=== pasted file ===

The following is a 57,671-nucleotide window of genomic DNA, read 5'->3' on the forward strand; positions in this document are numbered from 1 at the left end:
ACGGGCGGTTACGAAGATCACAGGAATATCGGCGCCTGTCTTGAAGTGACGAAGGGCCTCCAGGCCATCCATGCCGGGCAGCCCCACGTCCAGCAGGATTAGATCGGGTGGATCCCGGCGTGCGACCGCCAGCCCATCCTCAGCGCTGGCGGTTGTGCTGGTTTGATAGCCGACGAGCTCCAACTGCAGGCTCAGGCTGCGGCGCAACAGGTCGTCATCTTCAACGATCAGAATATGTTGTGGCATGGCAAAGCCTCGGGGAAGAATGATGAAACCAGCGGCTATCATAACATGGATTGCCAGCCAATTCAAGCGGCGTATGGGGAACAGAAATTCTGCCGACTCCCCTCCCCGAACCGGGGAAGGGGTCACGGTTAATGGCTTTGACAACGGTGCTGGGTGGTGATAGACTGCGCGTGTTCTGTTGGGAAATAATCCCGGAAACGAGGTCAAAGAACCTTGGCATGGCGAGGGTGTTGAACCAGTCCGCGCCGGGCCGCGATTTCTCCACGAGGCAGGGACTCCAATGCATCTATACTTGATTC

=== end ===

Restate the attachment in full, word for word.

The following is a 57,671-nucleotide window of genomic DNA, read 5'->3' on the forward strand; positions in this document are numbered from 1 at the left end:
ACGGGCGGTTACGAAGATCACAGGAATATCGGCGCCTGTCTTGAAGTGACGAAGGGCCTCCAGGCCATCCATGCCGGGCAGCCCCACGTCCAGCAGGATTAGATCGGGTGGATCCCGGCGTGCGACCGCCAGCCCATCCTCAGCGCTGGCGGTTGTGCTGGTTTGATAGCCGACGAGCTCCAACTGCAGGCTCAGGCTGCGGCGCAACAGGTCGTCATCTTCAACGATCAGAATATGTTGTGGCATGGCAAAGCCTCGGGGAAGAATGATGAAACCAGCGGCTATCATAACATGGATTGCCAGCCAATTCAAGCGGCGTATGGGGAACAGAAATTCTGCCGACTCCCCTCCCCGAACCGGGGAAGGGGTCACGGTTAATGGCTTTGACAACGGTGCTGGGTGGTGATAGACTGCGCGTGTTCTGTTGGGAAATAATCCCGGAAACGAGGTCAAAGAACCTTGGCATGGCGAGGGTGTTGAACCAGTCCGCGCCGGGCCGCGATTTCTCCACGAGGCAGGGACTCCAATGCATCTATACTTGATTC